CiCi's Pizza combines the variety of a buffet with the thrill of bottomless pizza. Each pie is crafted with dough that’s made from scratch daily and then showered with marinara and toppings, from classic pepperoni and italian sausage to more creative buffalo chicken and mac 'n' cheese. The buffet is also stocked with a plethora of fresh pastas, signature salads, and independent salad ingredients. After feasting on savory options, diners can revisit the buffet for desserts including freshly baked brownies, slices of apple pizza, and cinnamon rolls drizzled with icing—or they can eat dessert first, thereby tearing an irreparable hole in the space-time continuum.
At Lizzano's Pizza, the servers prefer that you bring your own drinks. They view their BYOB policy as a boon, not a financial burden, opining that diners who supply the wine tend to immerse themselves more fully in the eating experience. They've even compiled a list of libation recommendations based on popular choices at other restaurants, and they provide glasses and wine openers for patrons while eschewing any corkage fees.
This emphasis on neighborly behavior tints the restaurant's entire atmosphere, as well as its menu, which prioritizes southern Italian staples. Owner Tony Rika—who perfected his pizza-making techniques in both Rome and New York City—takes a hands-on approach to his cuisine, handmaking the marinara sauce, hand tossing the pizza dough, and high-fiving each of his fellow cooks while the disk is in the air. The staff delivers entrees such as chicken parmigiana and beef lasagna beneath the nigh-silent rotations of the dining room's gyrofan—an eye-catching ceiling piece that mimics models found on early trains and ocean liners. Around the tables, pictures of Italian landscapes complement the authentic flavors of housemade marsala and piccata sauces and seasonal specials that could include everything from mussels linguine to rich chocolate bread pudding.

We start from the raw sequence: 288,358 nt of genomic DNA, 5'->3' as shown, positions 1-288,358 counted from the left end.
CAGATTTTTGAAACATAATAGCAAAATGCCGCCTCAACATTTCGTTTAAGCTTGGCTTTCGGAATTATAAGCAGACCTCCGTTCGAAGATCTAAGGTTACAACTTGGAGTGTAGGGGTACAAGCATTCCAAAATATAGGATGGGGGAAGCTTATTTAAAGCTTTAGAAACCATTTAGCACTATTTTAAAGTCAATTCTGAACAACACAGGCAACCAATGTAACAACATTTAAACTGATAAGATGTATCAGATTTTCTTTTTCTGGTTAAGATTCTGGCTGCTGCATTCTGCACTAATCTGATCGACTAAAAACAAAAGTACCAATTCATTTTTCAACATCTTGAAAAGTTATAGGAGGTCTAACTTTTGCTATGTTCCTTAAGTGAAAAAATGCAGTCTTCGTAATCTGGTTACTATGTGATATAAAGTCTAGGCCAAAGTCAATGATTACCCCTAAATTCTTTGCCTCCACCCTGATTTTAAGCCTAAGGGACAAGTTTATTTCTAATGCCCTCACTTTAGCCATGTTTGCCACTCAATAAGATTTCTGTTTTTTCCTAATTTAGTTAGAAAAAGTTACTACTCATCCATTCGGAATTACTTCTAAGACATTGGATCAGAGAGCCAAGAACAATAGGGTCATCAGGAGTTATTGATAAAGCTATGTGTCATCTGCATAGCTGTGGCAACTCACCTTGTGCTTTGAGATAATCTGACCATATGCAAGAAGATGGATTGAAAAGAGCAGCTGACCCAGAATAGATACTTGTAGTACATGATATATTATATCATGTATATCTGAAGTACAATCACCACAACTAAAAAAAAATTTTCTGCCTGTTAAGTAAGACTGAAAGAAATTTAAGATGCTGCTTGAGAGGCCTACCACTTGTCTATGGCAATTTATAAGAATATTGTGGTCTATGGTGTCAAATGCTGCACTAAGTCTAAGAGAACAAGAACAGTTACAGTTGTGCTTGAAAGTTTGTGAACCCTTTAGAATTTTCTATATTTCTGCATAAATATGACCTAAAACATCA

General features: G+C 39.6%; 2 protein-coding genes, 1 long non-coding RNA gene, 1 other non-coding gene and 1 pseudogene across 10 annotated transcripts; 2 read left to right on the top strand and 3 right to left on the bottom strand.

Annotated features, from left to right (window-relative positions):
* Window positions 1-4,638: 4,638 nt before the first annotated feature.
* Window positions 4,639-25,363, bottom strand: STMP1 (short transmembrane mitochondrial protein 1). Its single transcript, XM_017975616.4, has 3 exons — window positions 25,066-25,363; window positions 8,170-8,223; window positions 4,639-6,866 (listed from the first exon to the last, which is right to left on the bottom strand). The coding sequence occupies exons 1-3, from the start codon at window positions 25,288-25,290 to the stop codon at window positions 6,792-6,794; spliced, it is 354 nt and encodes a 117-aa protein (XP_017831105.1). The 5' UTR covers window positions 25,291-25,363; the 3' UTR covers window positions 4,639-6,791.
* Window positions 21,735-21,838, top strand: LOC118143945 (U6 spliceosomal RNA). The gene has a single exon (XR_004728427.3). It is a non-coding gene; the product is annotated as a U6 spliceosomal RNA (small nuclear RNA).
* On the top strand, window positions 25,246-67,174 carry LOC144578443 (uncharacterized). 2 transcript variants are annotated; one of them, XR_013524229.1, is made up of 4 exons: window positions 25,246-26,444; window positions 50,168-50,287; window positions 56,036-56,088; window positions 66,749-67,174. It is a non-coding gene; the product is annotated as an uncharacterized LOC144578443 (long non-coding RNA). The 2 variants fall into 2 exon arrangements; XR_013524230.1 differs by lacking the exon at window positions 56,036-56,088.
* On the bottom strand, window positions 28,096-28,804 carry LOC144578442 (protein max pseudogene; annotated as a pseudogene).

Named Independent Pizzeria of the Year in 2008 by Pizza Today magazine, Campania holds its thin-crusted pies to soaring standards, importing wood-burning ovens and many of the menu's fresh ingredients from Italy. Prepare palates with an order of garlicky parmesan-sprinkled focaccia ($10 for a medium) or a basica salad (romaine topped with sliced grape tomatoes, a duo of cheeses, and house dressing, $5 for a small). Graze larger food pastures with the quattro stagioni, a pizza that wears a coat of artichoke hearts, Genoa salami, ham, mushrooms, basil, and olive oil ($10–$20), or a primavera pizza bianca, topped with bufala, grape tomatoes, arugula, roasted green and red peppers, mushrooms, and olive oil ($9–$18). For the noodle-inclined, the Southlake location lets diners choose from four kinds of fresh, house-made pastas and select a flavor-laden sauce such as the florentine, with baked ham, sautéed spinach, mushrooms, and artichoke hearts ($11, add chicken or shrimp for $3 extra).